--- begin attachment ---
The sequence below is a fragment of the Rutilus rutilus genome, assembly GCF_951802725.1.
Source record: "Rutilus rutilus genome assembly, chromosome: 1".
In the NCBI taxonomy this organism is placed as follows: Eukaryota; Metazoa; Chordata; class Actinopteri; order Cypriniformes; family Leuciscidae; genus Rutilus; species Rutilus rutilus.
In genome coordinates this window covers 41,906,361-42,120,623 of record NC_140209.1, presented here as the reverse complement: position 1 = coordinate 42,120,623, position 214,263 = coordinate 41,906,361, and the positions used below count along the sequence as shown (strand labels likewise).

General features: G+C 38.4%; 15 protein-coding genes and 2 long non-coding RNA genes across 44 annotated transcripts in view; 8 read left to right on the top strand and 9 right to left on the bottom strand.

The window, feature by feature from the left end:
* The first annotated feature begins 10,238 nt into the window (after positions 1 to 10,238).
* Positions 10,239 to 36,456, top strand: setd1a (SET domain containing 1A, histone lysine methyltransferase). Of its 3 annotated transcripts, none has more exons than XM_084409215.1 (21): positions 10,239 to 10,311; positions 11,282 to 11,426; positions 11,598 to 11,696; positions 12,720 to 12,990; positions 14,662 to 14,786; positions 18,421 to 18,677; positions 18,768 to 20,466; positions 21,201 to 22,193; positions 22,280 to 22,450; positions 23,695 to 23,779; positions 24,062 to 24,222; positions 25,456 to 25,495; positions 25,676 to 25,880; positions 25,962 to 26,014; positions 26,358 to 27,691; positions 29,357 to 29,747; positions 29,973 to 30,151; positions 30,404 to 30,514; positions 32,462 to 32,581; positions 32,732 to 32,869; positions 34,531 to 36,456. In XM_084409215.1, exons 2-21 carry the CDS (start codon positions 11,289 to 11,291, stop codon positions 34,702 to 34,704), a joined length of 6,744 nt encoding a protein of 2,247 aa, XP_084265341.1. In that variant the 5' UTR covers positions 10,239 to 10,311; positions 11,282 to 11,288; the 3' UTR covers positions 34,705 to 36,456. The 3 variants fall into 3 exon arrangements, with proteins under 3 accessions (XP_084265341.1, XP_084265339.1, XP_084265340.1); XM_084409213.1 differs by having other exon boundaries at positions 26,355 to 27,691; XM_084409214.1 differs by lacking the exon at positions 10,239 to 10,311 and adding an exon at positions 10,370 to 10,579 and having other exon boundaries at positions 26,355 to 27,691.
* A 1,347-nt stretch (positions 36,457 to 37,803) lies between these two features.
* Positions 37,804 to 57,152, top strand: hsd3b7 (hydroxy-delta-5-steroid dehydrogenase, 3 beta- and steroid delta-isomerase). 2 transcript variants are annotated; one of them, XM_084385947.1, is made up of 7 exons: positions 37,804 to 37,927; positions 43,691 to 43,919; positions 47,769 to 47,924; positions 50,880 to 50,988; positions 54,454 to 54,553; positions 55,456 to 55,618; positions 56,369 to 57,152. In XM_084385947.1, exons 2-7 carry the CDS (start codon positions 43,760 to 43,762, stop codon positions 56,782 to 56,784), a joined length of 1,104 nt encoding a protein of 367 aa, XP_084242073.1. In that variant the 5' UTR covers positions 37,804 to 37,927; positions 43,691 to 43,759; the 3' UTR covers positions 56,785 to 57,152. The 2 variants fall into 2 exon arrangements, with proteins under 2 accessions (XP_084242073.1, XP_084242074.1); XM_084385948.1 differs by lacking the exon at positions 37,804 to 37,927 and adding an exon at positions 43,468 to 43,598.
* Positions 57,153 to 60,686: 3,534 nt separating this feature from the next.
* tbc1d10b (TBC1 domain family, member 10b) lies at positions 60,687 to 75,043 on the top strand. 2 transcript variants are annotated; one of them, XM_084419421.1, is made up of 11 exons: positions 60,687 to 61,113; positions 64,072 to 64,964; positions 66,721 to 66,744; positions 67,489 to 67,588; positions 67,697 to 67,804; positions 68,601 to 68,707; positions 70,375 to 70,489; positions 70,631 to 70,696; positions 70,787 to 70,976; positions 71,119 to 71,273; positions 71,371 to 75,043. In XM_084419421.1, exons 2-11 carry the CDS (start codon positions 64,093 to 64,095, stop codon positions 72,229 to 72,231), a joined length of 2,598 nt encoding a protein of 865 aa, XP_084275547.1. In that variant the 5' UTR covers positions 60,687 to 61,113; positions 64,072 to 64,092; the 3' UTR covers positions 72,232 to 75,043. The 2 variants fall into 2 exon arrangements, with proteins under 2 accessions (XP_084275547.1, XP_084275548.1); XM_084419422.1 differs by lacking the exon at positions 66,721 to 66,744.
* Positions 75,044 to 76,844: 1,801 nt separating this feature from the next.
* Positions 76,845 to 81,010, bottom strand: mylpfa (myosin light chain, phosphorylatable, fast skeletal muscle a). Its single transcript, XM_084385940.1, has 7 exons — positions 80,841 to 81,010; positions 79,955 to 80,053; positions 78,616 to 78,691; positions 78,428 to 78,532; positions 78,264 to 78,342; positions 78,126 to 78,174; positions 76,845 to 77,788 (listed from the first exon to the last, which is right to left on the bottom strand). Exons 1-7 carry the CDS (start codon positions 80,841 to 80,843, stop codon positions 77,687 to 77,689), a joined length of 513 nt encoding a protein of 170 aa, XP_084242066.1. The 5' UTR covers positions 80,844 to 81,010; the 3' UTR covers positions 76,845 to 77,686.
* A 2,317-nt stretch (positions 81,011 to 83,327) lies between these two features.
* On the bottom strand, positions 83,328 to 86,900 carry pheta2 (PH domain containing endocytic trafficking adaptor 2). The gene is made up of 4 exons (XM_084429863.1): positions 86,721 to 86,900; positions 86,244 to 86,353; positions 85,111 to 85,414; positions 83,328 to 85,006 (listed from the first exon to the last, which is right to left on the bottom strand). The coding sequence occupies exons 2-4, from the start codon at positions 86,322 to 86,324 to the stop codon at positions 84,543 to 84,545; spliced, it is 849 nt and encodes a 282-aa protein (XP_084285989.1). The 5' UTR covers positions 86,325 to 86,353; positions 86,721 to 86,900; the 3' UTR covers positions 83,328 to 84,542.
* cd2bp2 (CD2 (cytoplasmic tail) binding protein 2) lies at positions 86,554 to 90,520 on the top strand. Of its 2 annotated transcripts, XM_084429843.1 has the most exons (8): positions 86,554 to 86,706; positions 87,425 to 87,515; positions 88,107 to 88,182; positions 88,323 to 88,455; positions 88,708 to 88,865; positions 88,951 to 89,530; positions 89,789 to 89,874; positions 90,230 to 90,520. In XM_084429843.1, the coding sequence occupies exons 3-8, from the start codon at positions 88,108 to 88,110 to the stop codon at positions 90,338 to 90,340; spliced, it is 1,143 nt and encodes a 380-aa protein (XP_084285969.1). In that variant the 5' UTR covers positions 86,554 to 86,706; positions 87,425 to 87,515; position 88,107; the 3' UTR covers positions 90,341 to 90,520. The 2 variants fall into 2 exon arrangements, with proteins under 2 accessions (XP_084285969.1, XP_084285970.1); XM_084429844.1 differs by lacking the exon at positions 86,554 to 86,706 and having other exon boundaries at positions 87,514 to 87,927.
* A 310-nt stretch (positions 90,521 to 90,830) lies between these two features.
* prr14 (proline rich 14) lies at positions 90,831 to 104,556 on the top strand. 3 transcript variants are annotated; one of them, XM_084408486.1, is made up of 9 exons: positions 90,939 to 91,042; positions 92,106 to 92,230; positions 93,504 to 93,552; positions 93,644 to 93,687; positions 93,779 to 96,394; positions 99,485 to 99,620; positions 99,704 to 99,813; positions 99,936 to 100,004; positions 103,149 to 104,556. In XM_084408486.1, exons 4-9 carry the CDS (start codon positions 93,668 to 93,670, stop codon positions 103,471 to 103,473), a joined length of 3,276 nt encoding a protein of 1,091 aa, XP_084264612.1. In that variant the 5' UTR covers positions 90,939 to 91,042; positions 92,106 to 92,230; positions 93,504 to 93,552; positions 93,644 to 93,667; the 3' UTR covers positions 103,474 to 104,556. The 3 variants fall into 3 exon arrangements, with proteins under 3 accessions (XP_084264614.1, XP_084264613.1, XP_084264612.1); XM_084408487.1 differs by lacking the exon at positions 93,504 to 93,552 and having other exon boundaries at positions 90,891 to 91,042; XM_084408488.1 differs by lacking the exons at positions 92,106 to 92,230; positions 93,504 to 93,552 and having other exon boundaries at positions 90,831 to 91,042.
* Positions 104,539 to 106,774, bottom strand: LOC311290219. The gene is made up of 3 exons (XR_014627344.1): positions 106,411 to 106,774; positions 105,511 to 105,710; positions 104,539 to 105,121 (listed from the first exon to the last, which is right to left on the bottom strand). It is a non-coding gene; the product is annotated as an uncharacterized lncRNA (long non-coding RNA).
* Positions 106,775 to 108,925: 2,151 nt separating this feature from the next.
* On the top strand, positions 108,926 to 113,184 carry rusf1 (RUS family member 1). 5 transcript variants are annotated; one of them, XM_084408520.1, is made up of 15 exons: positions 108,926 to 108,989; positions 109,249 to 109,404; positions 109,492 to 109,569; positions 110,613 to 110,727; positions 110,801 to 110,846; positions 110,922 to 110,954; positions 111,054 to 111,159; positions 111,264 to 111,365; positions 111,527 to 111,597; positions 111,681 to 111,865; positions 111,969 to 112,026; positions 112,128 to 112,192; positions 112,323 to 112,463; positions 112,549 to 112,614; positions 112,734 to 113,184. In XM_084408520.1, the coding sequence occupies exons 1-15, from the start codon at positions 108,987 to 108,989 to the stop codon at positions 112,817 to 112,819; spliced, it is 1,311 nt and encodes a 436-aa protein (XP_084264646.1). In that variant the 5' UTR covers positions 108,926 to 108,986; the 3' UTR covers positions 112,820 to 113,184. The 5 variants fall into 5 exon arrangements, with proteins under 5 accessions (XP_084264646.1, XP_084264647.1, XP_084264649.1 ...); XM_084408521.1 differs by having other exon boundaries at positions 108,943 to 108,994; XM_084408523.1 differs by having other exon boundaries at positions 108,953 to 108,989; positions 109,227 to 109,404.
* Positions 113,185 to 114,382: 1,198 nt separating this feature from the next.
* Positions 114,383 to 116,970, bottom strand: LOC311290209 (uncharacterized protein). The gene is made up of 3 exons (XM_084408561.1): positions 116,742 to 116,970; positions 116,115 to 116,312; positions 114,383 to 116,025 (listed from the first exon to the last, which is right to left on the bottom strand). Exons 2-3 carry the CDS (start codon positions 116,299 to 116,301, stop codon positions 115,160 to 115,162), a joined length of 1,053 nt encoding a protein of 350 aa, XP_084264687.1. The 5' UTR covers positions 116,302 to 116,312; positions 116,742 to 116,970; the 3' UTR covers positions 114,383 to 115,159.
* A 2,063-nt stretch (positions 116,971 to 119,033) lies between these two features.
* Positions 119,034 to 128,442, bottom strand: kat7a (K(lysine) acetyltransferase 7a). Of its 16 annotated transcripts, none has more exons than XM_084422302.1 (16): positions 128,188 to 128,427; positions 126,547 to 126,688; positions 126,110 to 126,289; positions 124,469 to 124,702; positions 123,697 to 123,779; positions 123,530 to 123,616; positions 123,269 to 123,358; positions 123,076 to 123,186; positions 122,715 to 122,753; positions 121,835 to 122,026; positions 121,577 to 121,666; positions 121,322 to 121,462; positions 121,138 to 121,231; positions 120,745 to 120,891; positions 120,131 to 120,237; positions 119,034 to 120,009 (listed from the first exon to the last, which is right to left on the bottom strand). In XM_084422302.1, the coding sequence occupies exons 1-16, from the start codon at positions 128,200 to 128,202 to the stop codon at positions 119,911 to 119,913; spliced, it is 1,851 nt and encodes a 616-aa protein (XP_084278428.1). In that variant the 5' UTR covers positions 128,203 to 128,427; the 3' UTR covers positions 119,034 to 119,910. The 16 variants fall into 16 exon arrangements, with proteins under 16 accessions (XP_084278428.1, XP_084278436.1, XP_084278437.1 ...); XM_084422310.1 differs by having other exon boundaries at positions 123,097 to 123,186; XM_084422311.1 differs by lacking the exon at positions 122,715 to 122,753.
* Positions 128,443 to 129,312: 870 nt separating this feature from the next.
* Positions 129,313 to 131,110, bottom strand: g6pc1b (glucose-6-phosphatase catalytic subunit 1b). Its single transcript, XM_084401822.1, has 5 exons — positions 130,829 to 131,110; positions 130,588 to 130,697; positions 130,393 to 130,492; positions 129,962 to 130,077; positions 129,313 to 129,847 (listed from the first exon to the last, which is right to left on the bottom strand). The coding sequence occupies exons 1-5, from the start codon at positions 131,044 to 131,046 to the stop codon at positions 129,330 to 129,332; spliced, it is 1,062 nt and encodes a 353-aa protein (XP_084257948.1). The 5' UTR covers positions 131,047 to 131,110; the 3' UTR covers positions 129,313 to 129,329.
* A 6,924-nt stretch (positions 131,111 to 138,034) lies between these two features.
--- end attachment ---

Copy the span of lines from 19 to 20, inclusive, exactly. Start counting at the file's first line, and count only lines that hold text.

* prr14 (proline rich 14) lies at positions 90,831 to 104,556 on the top strand. 3 transcript variants are annotated; one of them, XM_084408486.1, is made up of 9 exons: positions 90,939 to 91,042; positions 92,106 to 92,230; positions 93,504 to 93,552; positions 93,644 to 93,687; positions 93,779 to 96,394; positions 99,485 to 99,620; positions 99,704 to 99,813; positions 99,936 to 100,004; positions 103,149 to 104,556. In XM_084408486.1, exons 4-9 carry the CDS (start codon positions 93,668 to 93,670, stop codon positions 103,471 to 103,473), a joined length of 3,276 nt encoding a protein of 1,091 aa, XP_084264612.1. In that variant the 5' UTR covers positions 90,939 to 91,042; positions 92,106 to 92,230; positions 93,504 to 93,552; positions 93,644 to 93,667; the 3' UTR covers positions 103,474 to 104,556. The 3 variants fall into 3 exon arrangements, with proteins under 3 accessions (XP_084264614.1, XP_084264613.1, XP_084264612.1); XM_084408487.1 differs by lacking the exon at positions 93,504 to 93,552 and having other exon boundaries at positions 90,891 to 91,042; XM_084408488.1 differs by lacking the exons at positions 92,106 to 92,230; positions 93,504 to 93,552 and having other exon boundaries at positions 90,831 to 91,042.
* Positions 104,539 to 106,774, bottom strand: LOC311290219. The gene is made up of 3 exons (XR_014627344.1): positions 106,411 to 106,774; positions 105,511 to 105,710; positions 104,539 to 105,121 (listed from the first exon to the last, which is right to left on the bottom strand). It is a non-coding gene; the product is annotated as an uncharacterized lncRNA (long non-coding RNA).